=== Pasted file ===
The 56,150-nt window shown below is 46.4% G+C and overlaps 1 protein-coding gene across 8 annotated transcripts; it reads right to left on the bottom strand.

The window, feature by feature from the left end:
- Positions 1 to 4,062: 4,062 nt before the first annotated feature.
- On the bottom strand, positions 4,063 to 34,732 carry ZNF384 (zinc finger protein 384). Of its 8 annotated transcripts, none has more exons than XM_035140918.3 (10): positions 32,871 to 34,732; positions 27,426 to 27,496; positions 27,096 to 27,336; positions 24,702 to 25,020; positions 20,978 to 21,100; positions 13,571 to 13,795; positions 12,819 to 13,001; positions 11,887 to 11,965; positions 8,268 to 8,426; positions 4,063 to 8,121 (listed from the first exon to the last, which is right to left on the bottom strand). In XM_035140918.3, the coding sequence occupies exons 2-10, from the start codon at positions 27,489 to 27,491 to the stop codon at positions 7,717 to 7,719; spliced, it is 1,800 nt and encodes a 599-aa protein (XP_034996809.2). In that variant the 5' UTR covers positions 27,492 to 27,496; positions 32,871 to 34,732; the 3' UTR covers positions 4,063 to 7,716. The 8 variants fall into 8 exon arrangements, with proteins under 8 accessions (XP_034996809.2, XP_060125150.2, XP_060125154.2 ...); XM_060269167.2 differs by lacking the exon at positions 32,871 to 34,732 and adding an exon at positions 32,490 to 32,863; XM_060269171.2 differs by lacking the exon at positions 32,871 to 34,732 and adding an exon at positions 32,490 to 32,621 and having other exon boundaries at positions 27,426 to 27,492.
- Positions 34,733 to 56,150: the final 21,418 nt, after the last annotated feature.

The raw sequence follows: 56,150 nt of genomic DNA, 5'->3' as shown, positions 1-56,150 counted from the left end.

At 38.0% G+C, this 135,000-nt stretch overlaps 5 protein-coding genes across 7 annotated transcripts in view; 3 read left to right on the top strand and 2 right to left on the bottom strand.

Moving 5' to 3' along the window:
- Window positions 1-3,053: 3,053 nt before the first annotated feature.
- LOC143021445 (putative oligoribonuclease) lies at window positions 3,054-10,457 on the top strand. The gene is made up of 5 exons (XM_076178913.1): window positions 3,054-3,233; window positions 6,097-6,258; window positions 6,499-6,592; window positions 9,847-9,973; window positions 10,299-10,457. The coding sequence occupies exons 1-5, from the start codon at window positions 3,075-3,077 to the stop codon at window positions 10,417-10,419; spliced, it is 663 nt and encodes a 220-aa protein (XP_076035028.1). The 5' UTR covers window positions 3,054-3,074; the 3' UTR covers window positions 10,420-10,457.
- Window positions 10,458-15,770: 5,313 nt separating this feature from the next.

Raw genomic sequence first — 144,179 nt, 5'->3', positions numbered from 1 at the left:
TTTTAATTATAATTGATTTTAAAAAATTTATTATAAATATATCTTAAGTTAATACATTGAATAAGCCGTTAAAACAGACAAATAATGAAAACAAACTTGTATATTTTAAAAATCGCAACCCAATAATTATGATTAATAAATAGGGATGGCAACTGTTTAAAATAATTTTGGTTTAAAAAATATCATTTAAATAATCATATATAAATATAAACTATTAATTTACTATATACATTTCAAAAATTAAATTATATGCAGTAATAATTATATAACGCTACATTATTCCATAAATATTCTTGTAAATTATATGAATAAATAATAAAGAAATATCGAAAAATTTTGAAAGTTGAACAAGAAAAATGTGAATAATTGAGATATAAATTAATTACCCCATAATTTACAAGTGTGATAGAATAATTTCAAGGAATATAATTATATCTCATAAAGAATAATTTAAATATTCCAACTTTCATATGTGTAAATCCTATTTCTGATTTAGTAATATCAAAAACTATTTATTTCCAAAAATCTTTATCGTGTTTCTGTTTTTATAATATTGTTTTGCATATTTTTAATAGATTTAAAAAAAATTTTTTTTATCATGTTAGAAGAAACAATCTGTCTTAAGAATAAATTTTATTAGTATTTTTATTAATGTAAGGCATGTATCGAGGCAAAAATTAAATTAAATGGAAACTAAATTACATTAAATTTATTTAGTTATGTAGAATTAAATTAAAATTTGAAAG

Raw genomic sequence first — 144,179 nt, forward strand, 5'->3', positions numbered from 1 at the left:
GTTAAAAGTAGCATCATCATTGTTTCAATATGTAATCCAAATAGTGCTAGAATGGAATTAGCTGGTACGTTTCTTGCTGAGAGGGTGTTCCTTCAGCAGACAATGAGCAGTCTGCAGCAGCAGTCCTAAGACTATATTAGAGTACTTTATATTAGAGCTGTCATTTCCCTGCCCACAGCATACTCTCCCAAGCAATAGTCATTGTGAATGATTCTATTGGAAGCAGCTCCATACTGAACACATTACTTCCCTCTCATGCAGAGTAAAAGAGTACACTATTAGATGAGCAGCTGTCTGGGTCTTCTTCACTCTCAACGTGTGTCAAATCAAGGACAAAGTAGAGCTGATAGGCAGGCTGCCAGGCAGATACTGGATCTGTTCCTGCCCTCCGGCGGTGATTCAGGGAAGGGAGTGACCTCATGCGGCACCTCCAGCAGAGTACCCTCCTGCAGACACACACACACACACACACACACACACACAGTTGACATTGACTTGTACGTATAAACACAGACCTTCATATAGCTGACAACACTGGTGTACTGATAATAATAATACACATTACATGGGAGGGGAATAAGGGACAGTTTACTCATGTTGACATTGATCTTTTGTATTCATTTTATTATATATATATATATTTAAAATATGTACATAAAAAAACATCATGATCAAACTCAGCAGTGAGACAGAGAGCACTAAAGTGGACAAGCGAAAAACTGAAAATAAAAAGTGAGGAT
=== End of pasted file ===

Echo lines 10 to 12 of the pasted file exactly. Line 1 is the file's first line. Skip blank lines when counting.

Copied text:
- LOC143021445 (putative oligoribonuclease) lies at window positions 3,054-10,457 on the top strand. The gene is made up of 5 exons (XM_076178913.1): window positions 3,054-3,233; window positions 6,097-6,258; window positions 6,499-6,592; window positions 9,847-9,973; window positions 10,299-10,457. The coding sequence occupies exons 1-5, from the start codon at window positions 3,075-3,077 to the stop codon at window positions 10,417-10,419; spliced, it is 663 nt and encodes a 220-aa protein (XP_076035028.1). The 5' UTR covers window positions 3,054-3,074; the 3' UTR covers window positions 10,420-10,457.
- Window positions 10,458-15,770: 5,313 nt separating this feature from the next.

Raw genomic sequence first — 144,179 nt, 5'->3', positions numbered from 1 at the left: